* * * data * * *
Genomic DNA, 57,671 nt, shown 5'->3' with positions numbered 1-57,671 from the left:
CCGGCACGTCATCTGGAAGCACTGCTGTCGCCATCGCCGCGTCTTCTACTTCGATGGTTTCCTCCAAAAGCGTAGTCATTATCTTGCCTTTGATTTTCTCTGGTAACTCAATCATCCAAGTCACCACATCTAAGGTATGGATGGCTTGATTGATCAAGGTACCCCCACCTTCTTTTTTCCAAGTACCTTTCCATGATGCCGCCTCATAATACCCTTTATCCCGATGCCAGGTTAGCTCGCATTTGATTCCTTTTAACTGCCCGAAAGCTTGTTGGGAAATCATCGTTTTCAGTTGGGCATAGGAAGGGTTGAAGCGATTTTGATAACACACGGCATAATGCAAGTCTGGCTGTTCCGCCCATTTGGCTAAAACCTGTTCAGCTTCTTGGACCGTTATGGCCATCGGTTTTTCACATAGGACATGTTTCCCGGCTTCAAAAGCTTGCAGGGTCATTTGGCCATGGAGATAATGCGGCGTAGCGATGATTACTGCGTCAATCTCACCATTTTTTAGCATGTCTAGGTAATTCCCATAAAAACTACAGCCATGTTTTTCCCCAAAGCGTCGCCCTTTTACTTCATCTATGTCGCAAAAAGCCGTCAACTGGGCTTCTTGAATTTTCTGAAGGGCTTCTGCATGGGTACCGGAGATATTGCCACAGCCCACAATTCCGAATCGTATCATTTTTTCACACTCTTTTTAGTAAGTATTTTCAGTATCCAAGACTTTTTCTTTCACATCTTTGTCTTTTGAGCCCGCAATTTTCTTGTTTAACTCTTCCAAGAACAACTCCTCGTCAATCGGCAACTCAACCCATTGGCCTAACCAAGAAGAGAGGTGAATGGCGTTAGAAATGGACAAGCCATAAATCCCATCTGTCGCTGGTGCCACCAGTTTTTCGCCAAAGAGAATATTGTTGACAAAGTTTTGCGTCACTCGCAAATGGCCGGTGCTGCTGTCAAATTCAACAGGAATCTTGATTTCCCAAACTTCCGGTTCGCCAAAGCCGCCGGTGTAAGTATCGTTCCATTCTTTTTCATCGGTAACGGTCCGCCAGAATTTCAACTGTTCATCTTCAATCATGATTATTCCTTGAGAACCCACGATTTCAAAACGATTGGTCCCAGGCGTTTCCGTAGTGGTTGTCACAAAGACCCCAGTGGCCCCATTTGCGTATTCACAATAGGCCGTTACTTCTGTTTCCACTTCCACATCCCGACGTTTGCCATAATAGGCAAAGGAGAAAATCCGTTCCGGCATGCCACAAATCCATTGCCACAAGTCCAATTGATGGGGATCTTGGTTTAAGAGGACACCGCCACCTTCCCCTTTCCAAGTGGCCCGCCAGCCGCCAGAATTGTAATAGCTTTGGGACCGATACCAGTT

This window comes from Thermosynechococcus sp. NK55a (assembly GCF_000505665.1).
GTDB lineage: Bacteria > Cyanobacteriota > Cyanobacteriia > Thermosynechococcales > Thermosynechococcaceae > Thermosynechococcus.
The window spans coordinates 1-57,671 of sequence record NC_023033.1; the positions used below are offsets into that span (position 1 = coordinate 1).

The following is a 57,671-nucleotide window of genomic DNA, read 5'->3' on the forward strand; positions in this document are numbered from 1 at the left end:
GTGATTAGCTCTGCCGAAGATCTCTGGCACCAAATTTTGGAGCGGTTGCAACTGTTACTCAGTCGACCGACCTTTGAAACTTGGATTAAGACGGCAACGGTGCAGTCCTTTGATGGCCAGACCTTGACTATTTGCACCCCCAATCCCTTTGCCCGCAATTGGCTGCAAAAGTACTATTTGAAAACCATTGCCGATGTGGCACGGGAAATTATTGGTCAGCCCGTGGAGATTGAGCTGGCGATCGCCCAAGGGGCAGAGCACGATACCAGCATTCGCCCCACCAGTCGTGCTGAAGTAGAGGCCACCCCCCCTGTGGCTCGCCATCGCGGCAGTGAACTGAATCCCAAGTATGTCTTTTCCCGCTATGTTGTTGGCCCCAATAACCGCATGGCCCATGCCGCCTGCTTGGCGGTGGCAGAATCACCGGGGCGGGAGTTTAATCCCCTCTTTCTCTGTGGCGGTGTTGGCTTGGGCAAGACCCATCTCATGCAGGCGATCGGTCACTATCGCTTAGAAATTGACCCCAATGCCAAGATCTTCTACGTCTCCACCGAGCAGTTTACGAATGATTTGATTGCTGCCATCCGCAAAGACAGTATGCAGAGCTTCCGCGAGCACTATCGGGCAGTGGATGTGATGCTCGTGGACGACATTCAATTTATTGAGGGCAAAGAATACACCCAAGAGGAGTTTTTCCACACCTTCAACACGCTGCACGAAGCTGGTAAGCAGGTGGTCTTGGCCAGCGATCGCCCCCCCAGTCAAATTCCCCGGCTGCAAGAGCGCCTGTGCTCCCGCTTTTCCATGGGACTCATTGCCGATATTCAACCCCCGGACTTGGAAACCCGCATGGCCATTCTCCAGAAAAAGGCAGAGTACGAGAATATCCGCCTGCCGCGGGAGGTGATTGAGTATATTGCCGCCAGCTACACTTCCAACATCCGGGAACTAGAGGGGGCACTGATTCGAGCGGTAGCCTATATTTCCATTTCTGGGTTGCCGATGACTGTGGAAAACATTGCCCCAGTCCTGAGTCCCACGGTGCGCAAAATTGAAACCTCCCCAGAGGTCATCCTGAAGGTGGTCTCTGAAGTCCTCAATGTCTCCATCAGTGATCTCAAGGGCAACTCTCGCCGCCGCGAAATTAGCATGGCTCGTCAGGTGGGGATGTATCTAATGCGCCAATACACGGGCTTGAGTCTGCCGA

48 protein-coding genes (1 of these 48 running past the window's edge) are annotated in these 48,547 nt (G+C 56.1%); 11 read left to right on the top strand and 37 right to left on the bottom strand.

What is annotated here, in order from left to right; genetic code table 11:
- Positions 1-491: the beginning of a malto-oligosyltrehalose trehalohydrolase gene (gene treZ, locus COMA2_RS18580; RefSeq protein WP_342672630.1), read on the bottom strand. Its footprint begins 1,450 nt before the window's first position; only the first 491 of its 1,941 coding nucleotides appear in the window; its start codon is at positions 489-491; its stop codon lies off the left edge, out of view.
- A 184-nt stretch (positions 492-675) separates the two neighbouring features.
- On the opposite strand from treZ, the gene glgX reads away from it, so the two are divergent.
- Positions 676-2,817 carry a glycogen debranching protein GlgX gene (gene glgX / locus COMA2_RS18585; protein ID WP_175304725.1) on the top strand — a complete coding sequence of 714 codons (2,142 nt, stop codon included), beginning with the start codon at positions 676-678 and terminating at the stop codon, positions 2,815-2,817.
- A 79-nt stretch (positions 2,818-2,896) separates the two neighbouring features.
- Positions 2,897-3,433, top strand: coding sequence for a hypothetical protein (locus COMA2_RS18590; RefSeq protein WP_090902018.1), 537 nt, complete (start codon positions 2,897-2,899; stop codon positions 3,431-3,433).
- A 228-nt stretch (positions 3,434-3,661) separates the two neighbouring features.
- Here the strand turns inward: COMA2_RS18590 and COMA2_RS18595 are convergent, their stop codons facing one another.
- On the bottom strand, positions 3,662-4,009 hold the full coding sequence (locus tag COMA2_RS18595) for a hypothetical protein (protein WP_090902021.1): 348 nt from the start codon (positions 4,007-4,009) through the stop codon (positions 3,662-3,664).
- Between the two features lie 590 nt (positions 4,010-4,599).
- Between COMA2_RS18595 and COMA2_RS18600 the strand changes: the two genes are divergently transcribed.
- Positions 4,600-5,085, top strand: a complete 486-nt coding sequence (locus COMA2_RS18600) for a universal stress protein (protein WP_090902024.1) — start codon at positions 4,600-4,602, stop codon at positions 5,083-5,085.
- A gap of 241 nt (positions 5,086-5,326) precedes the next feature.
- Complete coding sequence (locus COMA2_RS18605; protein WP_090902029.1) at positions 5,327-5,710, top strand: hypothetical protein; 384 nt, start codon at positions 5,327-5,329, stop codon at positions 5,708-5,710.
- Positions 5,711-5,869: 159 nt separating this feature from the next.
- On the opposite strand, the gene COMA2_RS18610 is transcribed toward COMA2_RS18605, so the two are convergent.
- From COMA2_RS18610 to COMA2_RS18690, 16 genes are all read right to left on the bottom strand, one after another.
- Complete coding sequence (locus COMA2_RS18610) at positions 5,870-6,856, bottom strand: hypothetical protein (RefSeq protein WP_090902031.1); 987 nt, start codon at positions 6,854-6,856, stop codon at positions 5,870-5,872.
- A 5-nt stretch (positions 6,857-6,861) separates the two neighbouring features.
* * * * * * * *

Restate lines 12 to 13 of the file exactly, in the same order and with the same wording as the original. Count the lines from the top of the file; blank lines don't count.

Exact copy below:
- On the opposite strand from treZ, the gene glgX reads away from it, so the two are divergent.
- Positions 676-2,817 carry a glycogen debranching protein GlgX gene (gene glgX / locus COMA2_RS18585; protein ID WP_175304725.1) on the top strand — a complete coding sequence of 714 codons (2,142 nt, stop codon included), beginning with the start codon at positions 676-678 and terminating at the stop codon, positions 2,815-2,817.